Fewer miss mortgage payments, but health care costs kill confidence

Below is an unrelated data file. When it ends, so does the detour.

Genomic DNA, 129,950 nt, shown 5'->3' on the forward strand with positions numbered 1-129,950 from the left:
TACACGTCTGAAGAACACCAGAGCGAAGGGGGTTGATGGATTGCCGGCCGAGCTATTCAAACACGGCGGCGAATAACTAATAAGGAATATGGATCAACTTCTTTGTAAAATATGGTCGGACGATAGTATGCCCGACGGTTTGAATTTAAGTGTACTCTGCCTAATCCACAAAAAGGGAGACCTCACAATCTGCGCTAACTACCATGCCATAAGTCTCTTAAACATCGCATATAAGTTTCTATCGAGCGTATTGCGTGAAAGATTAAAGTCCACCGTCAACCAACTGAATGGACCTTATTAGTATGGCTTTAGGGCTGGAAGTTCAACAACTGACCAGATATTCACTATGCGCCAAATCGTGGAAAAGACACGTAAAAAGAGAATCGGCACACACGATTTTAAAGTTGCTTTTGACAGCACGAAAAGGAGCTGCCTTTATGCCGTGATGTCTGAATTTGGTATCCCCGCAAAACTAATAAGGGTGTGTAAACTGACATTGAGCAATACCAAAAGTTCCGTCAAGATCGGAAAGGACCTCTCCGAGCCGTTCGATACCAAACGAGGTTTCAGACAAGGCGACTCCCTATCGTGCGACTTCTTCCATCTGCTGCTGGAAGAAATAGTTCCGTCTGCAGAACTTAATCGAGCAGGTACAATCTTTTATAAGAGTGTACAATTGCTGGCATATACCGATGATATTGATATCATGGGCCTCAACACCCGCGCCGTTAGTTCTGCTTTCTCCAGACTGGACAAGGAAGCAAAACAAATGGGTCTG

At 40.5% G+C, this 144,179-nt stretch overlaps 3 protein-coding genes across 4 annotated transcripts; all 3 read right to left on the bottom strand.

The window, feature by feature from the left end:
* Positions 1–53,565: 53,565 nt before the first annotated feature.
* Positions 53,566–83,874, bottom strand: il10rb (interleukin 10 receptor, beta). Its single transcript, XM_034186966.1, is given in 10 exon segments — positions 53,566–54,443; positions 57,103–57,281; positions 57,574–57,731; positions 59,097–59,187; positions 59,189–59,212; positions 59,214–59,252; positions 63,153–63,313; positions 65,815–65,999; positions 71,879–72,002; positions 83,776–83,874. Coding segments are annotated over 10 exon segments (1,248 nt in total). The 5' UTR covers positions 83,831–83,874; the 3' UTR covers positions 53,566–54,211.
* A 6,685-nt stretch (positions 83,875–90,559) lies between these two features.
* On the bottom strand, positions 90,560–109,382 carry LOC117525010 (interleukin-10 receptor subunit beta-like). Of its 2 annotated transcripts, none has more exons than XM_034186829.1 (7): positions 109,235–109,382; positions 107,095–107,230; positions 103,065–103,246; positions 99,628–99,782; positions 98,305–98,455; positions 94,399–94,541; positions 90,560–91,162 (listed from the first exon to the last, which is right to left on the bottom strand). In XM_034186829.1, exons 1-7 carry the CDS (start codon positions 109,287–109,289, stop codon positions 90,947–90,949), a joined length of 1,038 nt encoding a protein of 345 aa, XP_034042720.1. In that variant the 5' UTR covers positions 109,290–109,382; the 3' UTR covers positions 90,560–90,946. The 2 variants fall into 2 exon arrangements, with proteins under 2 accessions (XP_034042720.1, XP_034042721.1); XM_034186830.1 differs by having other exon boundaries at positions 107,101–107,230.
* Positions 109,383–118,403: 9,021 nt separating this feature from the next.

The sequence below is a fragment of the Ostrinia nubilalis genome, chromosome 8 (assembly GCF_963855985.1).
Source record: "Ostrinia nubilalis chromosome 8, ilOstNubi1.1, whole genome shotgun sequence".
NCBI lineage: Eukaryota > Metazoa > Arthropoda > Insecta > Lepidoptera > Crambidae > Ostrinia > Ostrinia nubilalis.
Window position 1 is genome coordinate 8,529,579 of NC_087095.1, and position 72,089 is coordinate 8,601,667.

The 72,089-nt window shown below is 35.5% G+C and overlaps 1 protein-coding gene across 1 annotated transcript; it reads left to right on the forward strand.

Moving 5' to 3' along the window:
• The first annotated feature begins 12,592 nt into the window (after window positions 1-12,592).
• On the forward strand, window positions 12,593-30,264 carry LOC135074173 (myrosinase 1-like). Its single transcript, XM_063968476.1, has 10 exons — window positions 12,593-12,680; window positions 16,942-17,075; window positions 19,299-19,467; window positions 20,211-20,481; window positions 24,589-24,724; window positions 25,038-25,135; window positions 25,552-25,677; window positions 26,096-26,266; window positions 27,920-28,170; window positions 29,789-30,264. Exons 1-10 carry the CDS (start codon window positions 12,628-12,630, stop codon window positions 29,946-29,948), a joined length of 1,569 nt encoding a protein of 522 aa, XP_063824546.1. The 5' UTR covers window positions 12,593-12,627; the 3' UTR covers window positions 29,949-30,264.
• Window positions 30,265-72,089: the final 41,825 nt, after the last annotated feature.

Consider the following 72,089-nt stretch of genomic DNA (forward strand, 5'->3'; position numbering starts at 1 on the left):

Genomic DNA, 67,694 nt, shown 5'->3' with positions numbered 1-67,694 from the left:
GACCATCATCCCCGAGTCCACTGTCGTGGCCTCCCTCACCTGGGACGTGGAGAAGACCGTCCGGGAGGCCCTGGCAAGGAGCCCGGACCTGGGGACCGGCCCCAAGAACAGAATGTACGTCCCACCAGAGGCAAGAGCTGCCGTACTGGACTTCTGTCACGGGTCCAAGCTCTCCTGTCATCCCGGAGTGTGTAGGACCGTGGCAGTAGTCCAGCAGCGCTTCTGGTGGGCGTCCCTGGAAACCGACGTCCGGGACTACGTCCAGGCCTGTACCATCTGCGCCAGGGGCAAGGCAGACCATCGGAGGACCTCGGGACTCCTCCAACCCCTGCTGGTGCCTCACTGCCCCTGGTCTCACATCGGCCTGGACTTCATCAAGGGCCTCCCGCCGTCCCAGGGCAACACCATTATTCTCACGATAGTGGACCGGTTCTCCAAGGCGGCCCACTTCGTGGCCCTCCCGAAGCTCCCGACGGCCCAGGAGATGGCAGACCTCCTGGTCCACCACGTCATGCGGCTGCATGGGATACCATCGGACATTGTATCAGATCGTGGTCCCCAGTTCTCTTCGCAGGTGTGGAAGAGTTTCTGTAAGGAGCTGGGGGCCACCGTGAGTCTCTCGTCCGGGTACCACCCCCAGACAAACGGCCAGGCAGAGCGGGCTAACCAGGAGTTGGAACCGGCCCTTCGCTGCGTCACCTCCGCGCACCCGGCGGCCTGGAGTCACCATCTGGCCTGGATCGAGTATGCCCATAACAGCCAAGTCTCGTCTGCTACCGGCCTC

Nearly 2% of consumers surveyed for Consumer Reports July consumer sentiment index missed at least one mortgage payment, down from 2.7% a month earlier and 2.4% from a year ago. Despite fewer Americans missing recent mortgage payments, the Consumer Sentiment Index for July — which measures consumer attitudes by interviewing 1,000 random Americans — ended up with an index score of 48.5, rising only slightly from the previous month. The index, which is published by the Consumer Reports National Survey Research Center, considers any score above 50 on the optimistic side of the consumer sentiment scale, while anything under 50 falls in the negative range. "The economy is treading water and really hasn't shown any momentum toward recovery," said Ed Farrell, a director at Consumer Reports National Survey Research Center. "Consumers remain cautious, especially households with income less than $50,000, who have been hurt the worst and face the biggest stresses regarding jobs, unpaid bills and health care access and affordability." While consumers seem to be doing more favorably in making their mortgage payments, health care expenses remain a top concern for many. The most prevalent consumer concern is one's ability to afford medical bills or medications, with 13.3% of respondents picking that as their top issue. Lower-income homes that bring in less than $50,000 a year reported having difficulty covering health care expenses. In the past 30 days, 21.4% said they were unable to afford medical bills or medications, while 16% missed at least one major payment unrelated to their mortgage. Write to Kerri Panchuk.